freight trains continued to run until December 1979 when the line finally closed. In the early 1990’s an attempt was made to resurrect the line using X2719 railcars, although they carried 40,000
passengers during the two years of operation the scheme was deemed a disaster. Since then the line has been maintained by ACF and a velo-rail experiment has been operating near Pont-Erambourg using
hand-powered rail inspection cars. On the 12th December 2006 the Conseil Régional de Basse-Normandie decided they would save the line. It is expected that the regional rail operator will use the
Alstom LHB Coradia LINT railcars to provide a tourist train in the near future, so hopefully we will see trains running once again through the breath-taking scenery of Suisse-Normandie very
Anyhow back to the journey through Suisse-Normandie, as you follow the road to Pont d’Ouilly you will find Chapelle St-Roch on the Plateau des Hogues and dominating the valleys of the Orne and Noireau, This 16th century pilgrimage chapel, on the ancient road to Bretagne, is decorated with modern frescoes depicting the life of St-Roch by Maurice le Scouèzec (a Breton artist), it is well worth a visit. A pardon (religious festival held once a year at a church to honour the local patron saint) is usually held on the first Sunday after 15th August, when everyone attends in traditional local Norman costumes.
Pont d’Ouilly is a quiet, charming village at the confluence of the Orne and Noireau rivers with lots to
offer, wonderful food shops, a Sunday morning market, a beautiful old market hall and a few small hotels. As a visitor, you will find everything revolves around the river, which flows through the
centre of the village.
The original bridge over the river had eight arches with a cross in the middle that denoted the boundary between two parishes and between the two communes of Ouilly-le-Basset and of Saint-Marc-d'Ouilly. A new bridge was built between September 22, 1849 and May 14, 1851. Unfortunately on Tuesday October 5, 1852, the river rose to such an extent that it demolished part of the new bridge. Thus the fifth arch was built after the accident. During the Battle of Normandy, the bridge is bombed many times; finally being destroyed on Saturday August 12, 1944.
A week later British Army engineers built a Bailey bridge baptized Jacqueline Bridge.The bridge you see today was built between June 1947 and May 17, 1948and inaugurated by M. Marcel Guyon, the mayor of the commune.
As you leave to village the road passes a large rock, the upper part of which resembles a loin’s head. Passing through Pont-des-Vers the road climbs, revealing a view of Rouvre and the Rouvrou meander, breathtaking! Once in the village park your car and follow the signs for “Site de St-Jean” and turning right after the cemetery. From the viewpoint, shaded by pine trees, you will see the river at its narrowest point.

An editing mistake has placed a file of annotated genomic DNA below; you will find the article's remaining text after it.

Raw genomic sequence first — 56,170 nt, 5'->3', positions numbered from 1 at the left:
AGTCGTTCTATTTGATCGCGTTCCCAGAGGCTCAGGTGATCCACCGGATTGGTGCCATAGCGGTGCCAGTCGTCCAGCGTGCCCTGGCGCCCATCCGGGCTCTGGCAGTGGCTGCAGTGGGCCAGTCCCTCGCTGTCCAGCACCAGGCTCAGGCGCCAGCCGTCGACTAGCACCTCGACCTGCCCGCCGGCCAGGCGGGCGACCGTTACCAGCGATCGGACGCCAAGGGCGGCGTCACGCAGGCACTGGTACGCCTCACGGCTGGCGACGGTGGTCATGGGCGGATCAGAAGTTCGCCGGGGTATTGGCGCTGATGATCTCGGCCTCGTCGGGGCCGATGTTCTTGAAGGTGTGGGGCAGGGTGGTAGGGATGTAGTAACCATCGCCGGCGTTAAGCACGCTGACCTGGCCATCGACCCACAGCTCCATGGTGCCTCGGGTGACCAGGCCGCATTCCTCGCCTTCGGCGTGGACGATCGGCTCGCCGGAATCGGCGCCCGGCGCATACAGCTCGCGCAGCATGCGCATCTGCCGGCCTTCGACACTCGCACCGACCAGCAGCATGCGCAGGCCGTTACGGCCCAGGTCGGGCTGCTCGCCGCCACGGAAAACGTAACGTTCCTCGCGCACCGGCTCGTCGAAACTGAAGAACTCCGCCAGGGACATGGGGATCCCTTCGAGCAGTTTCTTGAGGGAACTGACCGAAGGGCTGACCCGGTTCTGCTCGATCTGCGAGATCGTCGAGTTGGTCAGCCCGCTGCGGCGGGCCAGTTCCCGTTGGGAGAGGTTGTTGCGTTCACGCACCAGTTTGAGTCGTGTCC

The next place of interest along the
gorge is Roche d’Oêtre, one of the most prestigious viewpoints in the region. This rocky escarpment, 118 metres high with precipices offers some ethereal views of the river gorges. Its surroundings
suggest that it was used as a natural refuge for outlaw all kinds.The cave, "House of the Fairies", according to legend is said to have been the hiding place for the Chouans, highwaymen and other
At the summit, there is a viewing table from where the view of the precipice is quite breathtaking.To the right and below, some 30 or 40 metres from the edge, is a new wooden pavilion, known as "The Flag of Roche d’Oëtre",which has provided visitors with refreshments, souvenir shop, information centre and museum since May 2007.Why not make this your lunch stop and take a break for a meal in beautiful surroundings?
Restaurant La Roche D'Oêtre
Chef de cuisine - M. ROGER
Tél: 0033 (0)2 31 68 87 45
The road now head south-east across the river and climbs towards Rabodanges and the barrage. However those with the penchant for walking can take the footpath through the wild, wooded and steep-sided Gorge de St-Aubert to see the ruins of St Aubert’s Church and the traces of the Roman porch.
The chateau was built during the reign of Louis XIII by Louis III of Rabodanges as a replacement for an
earlier fortified building. Situated on a small mound and surrounded by ditches with access in by way of a stone bridge, this splendid example of perfect symmetry.The gardens are laid out in a very
pretty style with a bordered terrace surmounted by two graceful structures designed by François Mansart
The chateau is open Monday to Friday (July-September) for exterior visits only.
Another place to visit is Lac de Rabodanges and the Barrage, built by Electricité de France to generate hydro-electricity, creating a man-made lake in the process. To preserve the ecological balance of the river spillways were installed, thus the wild and rugged landscape flourishes. This is a tranquil, beautiful place to sit and watch the various species of water wildlife – ducks, grebes, ash-blonde herons and water-fowl as they feed on the innumerable fish in the lake. There again you might decide to try your hand at fishing or just wander along the wooded shoreline.
Something a little different!!!
Why not take a voyage on the only cruise ship in the department, “Val d’Orne” and discover a true paradise of nature: Lac de Rabodanges. This artificial lake was born out of the
construction of a hydroelectric
barrier in 1960 that swallowed up the Valéle d’Orne for a distance of seven kilometres. Alexander, your captain and guide and brightens your voyage with anecdotes and of pieces of information about
local life. And now, attention to your head, as we pass under a bridge! Along the shoreline you will see some of the houses, others disappeared when the barrier was built, including the hamlet of
Sainte-Croix where the chapel disappeared under waters of the lake. Over the years numerous water activities developed, including a water skiing school. The construction of the barrage was done in
such a way as to preserve the ecological balance of the river. In a landscape of apparent rocks, ducks, grebes and herons criss-cross the wooded shores and treat themselves luxurious water wildlife
of the lake. All along the shoreline you will see fishermen devoting themselves to their favourite activity.
For further information and prices please contact our good friends:
Le Val D'Orne
Tel: 0033 (0)2 33 39 30 30
Fax: 0033 (0)2 33 39 76 34